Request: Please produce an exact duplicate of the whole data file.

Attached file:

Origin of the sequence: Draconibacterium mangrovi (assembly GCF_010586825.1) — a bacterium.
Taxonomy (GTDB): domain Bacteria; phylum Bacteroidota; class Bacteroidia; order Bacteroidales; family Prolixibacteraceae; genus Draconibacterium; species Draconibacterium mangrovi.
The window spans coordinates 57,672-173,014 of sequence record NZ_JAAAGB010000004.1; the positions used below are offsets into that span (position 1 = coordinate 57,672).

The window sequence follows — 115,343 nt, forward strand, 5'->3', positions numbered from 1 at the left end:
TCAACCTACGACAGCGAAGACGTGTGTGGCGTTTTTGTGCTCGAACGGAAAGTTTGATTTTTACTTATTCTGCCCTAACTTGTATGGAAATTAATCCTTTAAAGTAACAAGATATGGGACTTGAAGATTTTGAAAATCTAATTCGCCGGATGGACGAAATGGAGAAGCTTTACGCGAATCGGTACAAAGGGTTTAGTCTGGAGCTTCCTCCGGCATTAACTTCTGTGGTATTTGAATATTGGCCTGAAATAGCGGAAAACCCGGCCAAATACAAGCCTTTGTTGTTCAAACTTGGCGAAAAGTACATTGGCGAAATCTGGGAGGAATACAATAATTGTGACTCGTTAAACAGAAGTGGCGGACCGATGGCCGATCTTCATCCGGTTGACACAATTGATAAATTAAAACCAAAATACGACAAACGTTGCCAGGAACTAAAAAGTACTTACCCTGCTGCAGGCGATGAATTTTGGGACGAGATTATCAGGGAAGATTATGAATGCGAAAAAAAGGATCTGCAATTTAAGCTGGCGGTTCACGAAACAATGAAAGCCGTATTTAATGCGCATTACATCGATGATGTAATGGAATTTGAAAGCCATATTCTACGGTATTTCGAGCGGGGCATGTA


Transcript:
Origin of the sequence: Draconibacterium mangrovi (assembly GCF_010586825.1) — a bacterium.
Taxonomy (GTDB): domain Bacteria; phylum Bacteroidota; class Bacteroidia; order Bacteroidales; family Prolixibacteraceae; genus Draconibacterium; species Draconibacterium mangrovi.
The window spans coordinates 57,672-173,014 of sequence record NZ_JAAAGB010000004.1; the positions used below are offsets into that span (position 1 = coordinate 57,672).

The window sequence follows — 115,343 nt, forward strand, 5'->3', positions numbered from 1 at the left end:
TCAACCTACGACAGCGAAGACGTGTGTGGCGTTTTTGTGCTCGAACGGAAAGTTTGATTTTTACTTATTCTGCCCTAACTTGTATGGAAATTAATCCTTTAAAGTAACAAGATATGGGACTTGAAGATTTTGAAAATCTAATTCGCCGGATGGACGAAATGGAGAAGCTTTACGCGAATCGGTACAAAGGGTTTAGTCTGGAGCTTCCTCCGGCATTAACTTCTGTGGTATTTGAATATTGGCCTGAAATAGCGGAAAACCCGGCCAAATACAAGCCTTTGTTGTTCAAACTTGGCGAAAAGTACATTGGCGAAATCTGGGAGGAATACAATAATTGTGACTCGTTAAACAGAAGTGGCGGACCGATGGCCGATCTTCATCCGGTTGACACAATTGATAAATTAAAACCAAAATACGACAAACGTTGCCAGGAACTAAAAAGTACTTACCCTGCTGCAGGCGATGAATTTTGGGACGAGATTATCAGGGAAGATTATGAATGCGAAAAAAAGGATCTGCAATTTAAGCTGGCGGTTCACGAAACAATGAAAGCCGTATTTAATGCGCATTACATCGATGATGTAATGGAATTTGAAAGCCATATTCTACGGTATTTCGAGCGGGGCATGTA